Great for Hyperpigmentation if a Bit Pricey - San Francisco

I'm rather shocked to see so many negative...

I'm rather shocked to see so many negative experiences with Fraxel described here. I wonder if the problem is with the practitioners, not with the technology. I have had several Fraxel treatments over the past 2 years and the results have been very good. I also haven't expected any miracles. Basically I wanted to get rid of spots and tighten up my face a bit. Fraxel has been very effective for the spots.

The claim to stimulate collagen production in the long term, well... I don't know. Still it has helped my skin a lot. I'm 52 now and have fair, delicate skin which spots easily from the sun and Fraxel really evens up the skin tone. As far as the procedure goes, it is a bit painful but not so bad. The first time I did it I had a lot more swelling and brown spots. I had big red puffs under my eyes for the first two mornings. After that the brown spots came out and eventually peeled away. I think everyone should be prepared to look worse before they look better, and the timing may depend on the individual. For me it took about 10 days before I could see the real results.

Tip: make sure that your practitioner has a lot of training and experience. Mine is the person who trains all the doctors in my area and she has been working with Fraxel since it first came out. I've always been happy with her work.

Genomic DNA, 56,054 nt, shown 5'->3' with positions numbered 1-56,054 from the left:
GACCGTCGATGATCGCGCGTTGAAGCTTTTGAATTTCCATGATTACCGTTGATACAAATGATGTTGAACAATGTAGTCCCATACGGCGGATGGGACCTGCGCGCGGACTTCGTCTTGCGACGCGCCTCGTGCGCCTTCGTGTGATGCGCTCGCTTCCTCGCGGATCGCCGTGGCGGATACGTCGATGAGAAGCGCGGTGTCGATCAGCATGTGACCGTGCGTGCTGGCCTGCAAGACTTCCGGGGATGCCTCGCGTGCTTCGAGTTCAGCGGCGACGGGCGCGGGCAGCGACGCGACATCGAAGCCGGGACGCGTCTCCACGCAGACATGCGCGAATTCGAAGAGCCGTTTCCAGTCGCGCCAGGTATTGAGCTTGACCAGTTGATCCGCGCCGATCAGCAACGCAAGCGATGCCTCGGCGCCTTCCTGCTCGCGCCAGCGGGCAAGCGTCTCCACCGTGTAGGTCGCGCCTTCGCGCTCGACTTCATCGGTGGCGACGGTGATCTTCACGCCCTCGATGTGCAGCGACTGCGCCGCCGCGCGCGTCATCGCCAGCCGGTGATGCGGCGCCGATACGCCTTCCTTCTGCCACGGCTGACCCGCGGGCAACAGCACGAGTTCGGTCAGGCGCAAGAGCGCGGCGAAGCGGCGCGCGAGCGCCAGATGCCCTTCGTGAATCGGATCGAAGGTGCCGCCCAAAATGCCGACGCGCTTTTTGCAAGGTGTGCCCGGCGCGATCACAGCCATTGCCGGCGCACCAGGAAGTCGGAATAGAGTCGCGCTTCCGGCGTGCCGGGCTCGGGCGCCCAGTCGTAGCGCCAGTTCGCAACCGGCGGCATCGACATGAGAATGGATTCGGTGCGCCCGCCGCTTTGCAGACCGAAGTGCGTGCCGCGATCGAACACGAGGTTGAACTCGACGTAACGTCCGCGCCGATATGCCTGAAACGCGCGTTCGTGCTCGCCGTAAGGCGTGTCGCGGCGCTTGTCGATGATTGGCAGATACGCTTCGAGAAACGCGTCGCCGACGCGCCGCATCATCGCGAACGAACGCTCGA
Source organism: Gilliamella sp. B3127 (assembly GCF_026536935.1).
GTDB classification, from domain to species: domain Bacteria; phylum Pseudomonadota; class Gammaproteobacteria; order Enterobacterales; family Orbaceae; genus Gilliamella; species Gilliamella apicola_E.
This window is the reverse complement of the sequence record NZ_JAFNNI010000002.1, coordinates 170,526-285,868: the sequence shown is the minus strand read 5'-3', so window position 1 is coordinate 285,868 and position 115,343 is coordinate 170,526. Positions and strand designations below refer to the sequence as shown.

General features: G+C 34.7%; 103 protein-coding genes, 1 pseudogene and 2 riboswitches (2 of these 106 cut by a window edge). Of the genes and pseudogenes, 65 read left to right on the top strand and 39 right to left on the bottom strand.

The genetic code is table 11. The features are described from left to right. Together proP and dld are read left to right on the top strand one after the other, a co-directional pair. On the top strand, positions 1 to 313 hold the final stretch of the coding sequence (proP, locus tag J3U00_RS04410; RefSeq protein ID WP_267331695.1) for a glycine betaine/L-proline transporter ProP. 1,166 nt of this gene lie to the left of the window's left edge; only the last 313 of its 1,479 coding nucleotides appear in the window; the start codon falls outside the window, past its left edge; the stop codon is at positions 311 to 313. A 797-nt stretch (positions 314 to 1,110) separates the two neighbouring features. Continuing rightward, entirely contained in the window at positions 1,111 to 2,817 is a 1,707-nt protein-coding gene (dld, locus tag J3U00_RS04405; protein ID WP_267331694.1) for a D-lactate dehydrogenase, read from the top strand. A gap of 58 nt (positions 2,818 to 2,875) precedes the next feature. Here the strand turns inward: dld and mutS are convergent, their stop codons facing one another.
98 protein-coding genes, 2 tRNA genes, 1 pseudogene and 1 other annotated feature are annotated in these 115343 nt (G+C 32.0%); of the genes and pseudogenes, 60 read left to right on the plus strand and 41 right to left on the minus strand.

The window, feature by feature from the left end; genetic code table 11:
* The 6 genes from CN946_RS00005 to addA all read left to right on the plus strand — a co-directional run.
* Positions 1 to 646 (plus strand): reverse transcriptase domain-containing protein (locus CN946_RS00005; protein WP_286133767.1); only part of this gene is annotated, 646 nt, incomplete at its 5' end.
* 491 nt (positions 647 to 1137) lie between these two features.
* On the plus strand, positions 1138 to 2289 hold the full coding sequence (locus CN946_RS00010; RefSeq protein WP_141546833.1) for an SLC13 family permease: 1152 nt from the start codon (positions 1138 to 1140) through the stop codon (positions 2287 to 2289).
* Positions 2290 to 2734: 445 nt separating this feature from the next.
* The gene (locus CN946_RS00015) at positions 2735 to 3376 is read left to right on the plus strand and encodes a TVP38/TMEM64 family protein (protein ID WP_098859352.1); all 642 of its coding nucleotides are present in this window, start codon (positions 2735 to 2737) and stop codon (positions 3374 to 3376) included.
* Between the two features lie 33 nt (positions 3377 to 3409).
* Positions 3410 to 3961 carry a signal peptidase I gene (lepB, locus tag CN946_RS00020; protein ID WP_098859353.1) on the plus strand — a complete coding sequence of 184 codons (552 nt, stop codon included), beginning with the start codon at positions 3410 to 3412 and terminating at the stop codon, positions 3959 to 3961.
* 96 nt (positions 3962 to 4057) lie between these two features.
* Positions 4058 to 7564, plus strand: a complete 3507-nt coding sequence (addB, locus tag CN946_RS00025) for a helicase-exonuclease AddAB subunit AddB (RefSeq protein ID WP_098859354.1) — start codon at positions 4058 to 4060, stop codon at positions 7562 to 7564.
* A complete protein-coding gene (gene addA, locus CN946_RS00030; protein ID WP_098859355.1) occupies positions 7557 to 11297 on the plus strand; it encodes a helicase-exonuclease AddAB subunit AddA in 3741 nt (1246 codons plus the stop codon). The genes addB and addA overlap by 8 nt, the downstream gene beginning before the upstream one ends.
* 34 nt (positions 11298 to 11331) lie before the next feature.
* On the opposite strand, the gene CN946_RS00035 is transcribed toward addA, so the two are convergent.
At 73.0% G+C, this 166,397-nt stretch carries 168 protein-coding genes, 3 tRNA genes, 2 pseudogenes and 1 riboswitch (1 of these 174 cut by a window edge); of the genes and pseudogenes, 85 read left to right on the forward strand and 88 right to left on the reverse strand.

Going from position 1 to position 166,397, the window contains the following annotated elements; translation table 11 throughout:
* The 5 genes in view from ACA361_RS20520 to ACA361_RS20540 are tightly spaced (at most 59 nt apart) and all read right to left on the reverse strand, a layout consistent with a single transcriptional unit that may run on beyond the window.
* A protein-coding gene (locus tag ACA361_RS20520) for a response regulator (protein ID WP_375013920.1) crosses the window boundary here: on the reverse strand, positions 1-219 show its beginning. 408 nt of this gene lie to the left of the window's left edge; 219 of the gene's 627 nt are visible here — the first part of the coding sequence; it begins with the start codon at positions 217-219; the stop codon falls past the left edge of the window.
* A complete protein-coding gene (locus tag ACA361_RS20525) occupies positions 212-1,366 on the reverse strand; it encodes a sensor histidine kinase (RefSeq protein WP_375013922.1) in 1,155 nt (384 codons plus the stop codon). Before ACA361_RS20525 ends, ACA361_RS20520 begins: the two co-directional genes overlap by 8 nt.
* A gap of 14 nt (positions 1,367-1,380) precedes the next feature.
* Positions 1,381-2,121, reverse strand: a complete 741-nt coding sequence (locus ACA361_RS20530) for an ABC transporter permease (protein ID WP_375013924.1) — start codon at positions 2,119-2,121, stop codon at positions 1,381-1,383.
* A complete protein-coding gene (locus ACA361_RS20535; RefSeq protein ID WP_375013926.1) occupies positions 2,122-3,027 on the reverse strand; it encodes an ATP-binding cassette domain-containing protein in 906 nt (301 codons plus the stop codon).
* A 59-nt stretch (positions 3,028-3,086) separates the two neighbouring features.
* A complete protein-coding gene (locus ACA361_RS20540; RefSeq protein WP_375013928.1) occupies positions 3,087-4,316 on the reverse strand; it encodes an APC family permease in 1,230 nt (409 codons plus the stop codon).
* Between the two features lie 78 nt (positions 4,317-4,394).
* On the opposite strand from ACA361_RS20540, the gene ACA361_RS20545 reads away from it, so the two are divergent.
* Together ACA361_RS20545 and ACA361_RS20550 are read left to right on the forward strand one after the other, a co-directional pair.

The way you say its a little painful leads me to believe that you were treated on lower settings because as you progress into more intense and comprehensive settings, it will literally feel like a blade is slicing through your face. Some doctors prefer lower settings as it can give you convincing results, yet keep you at the point that you keep coming back for more treatments. And that can be good because it reduces the risk of complication but your stimulation of collagen and results are much less prominent. On the other hand intense settings are probably used where people have severe complications and the skin reacts in a way it is not supposed to , but assuming all goes well the results can be great. So with such contradictory statements, what is the best option for doctors and patients? Doctors should charge based on the settings used, why? because people wont feel greedy trying to go riskier settings to get more bang for the buck you get apropriate amounts of treamtments. The level of complications are reduced. The results are great and the doctor is ideally compensated. that way you TRULY get what you pay for . Unlike scenarios where people are paying thousands and the laser is barely turned on.
I agree that laser treatments are very expensive. The results are generally subtle and that comes with the territory of choosing non-invasive treatments over surgery. To suggest that the patient should be able to pay more for a higher setting sounds dangerous to me. The decision about how strong or deep to go should be in the hands of the doctor or nurse, who can judge how my individual skin type will react. Safety must be top priority. As far as pain levels, pain is a subjective experience. I am aware that what I consider slightly or somewhat painful may be very painful for someone else. I am a dancer. I live in my body and I know how to relax and breathe through pain. Fear only makes it worse.
Eileen uses the Fraxel Restore, which is very safe. I just asked her about it and she says that the Repair is a CO2 laser which ablates the skin and, while this isn't necessarily a bad thing, ablation can have complications.
Eileen Jordan at Intelligent Beauty

Eileen is highly trained in Fraxel and other work as well. She used to work as a cosmetic surgery nurse. She is the person who trained all the other doctors in SF how to use Fraxel, and has been doing it since it first came out. She is excellent.

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